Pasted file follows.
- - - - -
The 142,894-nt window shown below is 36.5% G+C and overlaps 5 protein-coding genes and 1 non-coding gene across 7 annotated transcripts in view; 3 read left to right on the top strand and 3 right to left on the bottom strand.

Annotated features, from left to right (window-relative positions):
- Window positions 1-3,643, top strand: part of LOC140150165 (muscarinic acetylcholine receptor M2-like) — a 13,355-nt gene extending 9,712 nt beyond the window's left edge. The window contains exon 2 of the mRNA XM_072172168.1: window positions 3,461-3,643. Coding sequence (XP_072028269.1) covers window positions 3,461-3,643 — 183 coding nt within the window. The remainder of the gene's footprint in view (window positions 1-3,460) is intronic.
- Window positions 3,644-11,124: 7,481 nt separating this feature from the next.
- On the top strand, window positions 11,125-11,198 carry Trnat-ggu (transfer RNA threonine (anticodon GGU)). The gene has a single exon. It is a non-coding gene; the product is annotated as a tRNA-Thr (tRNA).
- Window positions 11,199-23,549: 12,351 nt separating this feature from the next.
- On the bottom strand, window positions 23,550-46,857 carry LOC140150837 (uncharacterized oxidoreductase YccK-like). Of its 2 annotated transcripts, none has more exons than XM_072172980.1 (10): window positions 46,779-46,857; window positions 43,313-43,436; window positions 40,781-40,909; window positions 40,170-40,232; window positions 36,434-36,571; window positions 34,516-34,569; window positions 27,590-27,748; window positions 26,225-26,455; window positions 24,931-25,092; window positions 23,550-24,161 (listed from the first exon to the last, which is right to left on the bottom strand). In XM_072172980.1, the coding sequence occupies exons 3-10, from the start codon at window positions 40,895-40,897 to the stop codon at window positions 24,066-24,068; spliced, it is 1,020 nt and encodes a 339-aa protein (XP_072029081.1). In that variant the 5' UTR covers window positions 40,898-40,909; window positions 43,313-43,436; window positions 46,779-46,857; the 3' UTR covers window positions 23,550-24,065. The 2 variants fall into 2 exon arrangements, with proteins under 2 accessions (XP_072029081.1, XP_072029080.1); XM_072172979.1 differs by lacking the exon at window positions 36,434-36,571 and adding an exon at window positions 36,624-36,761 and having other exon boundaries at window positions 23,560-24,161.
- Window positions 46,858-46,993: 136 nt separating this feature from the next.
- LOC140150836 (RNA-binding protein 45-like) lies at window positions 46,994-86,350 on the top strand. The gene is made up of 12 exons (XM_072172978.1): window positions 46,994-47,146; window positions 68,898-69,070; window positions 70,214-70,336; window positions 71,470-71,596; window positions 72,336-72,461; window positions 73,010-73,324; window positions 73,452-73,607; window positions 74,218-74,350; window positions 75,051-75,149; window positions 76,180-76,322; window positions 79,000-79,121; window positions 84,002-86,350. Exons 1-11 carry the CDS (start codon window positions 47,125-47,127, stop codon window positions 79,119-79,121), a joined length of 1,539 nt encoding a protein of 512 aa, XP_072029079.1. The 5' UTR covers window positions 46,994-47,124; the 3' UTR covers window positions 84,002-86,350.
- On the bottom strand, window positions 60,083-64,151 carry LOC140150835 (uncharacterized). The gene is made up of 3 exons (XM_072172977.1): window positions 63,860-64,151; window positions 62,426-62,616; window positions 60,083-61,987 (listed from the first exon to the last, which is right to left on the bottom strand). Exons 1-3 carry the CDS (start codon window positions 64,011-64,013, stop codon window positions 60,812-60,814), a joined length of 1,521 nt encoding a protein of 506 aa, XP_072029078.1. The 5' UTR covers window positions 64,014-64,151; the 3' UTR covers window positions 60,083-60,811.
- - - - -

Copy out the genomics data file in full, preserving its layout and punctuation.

The 142,894-nt window shown below is 36.5% G+C and overlaps 5 protein-coding genes and 1 non-coding gene across 7 annotated transcripts in view; 3 read left to right on the top strand and 3 right to left on the bottom strand.

Annotated features, from left to right (window-relative positions):
- Window positions 1-3,643, top strand: part of LOC140150165 (muscarinic acetylcholine receptor M2-like) — a 13,355-nt gene extending 9,712 nt beyond the window's left edge. The window contains exon 2 of the mRNA XM_072172168.1: window positions 3,461-3,643. Coding sequence (XP_072028269.1) covers window positions 3,461-3,643 — 183 coding nt within the window. The remainder of the gene's footprint in view (window positions 1-3,460) is intronic.
- Window positions 3,644-11,124: 7,481 nt separating this feature from the next.
- On the top strand, window positions 11,125-11,198 carry Trnat-ggu (transfer RNA threonine (anticodon GGU)). The gene has a single exon. It is a non-coding gene; the product is annotated as a tRNA-Thr (tRNA).
- Window positions 11,199-23,549: 12,351 nt separating this feature from the next.
- On the bottom strand, window positions 23,550-46,857 carry LOC140150837 (uncharacterized oxidoreductase YccK-like). Of its 2 annotated transcripts, none has more exons than XM_072172980.1 (10): window positions 46,779-46,857; window positions 43,313-43,436; window positions 40,781-40,909; window positions 40,170-40,232; window positions 36,434-36,571; window positions 34,516-34,569; window positions 27,590-27,748; window positions 26,225-26,455; window positions 24,931-25,092; window positions 23,550-24,161 (listed from the first exon to the last, which is right to left on the bottom strand). In XM_072172980.1, the coding sequence occupies exons 3-10, from the start codon at window positions 40,895-40,897 to the stop codon at window positions 24,066-24,068; spliced, it is 1,020 nt and encodes a 339-aa protein (XP_072029081.1). In that variant the 5' UTR covers window positions 40,898-40,909; window positions 43,313-43,436; window positions 46,779-46,857; the 3' UTR covers window positions 23,550-24,065. The 2 variants fall into 2 exon arrangements, with proteins under 2 accessions (XP_072029081.1, XP_072029080.1); XM_072172979.1 differs by lacking the exon at window positions 36,434-36,571 and adding an exon at window positions 36,624-36,761 and having other exon boundaries at window positions 23,560-24,161.
- Window positions 46,858-46,993: 136 nt separating this feature from the next.
- LOC140150836 (RNA-binding protein 45-like) lies at window positions 46,994-86,350 on the top strand. The gene is made up of 12 exons (XM_072172978.1): window positions 46,994-47,146; window positions 68,898-69,070; window positions 70,214-70,336; window positions 71,470-71,596; window positions 72,336-72,461; window positions 73,010-73,324; window positions 73,452-73,607; window positions 74,218-74,350; window positions 75,051-75,149; window positions 76,180-76,322; window positions 79,000-79,121; window positions 84,002-86,350. Exons 1-11 carry the CDS (start codon window positions 47,125-47,127, stop codon window positions 79,119-79,121), a joined length of 1,539 nt encoding a protein of 512 aa, XP_072029079.1. The 5' UTR covers window positions 46,994-47,124; the 3' UTR covers window positions 84,002-86,350.
- On the bottom strand, window positions 60,083-64,151 carry LOC140150835 (uncharacterized). The gene is made up of 3 exons (XM_072172977.1): window positions 63,860-64,151; window positions 62,426-62,616; window positions 60,083-61,987 (listed from the first exon to the last, which is right to left on the bottom strand). Exons 1-3 carry the CDS (start codon window positions 64,011-64,013, stop codon window positions 60,812-60,814), a joined length of 1,521 nt encoding a protein of 506 aa, XP_072029078.1. The 5' UTR covers window positions 64,014-64,151; the 3' UTR covers window positions 60,083-60,811.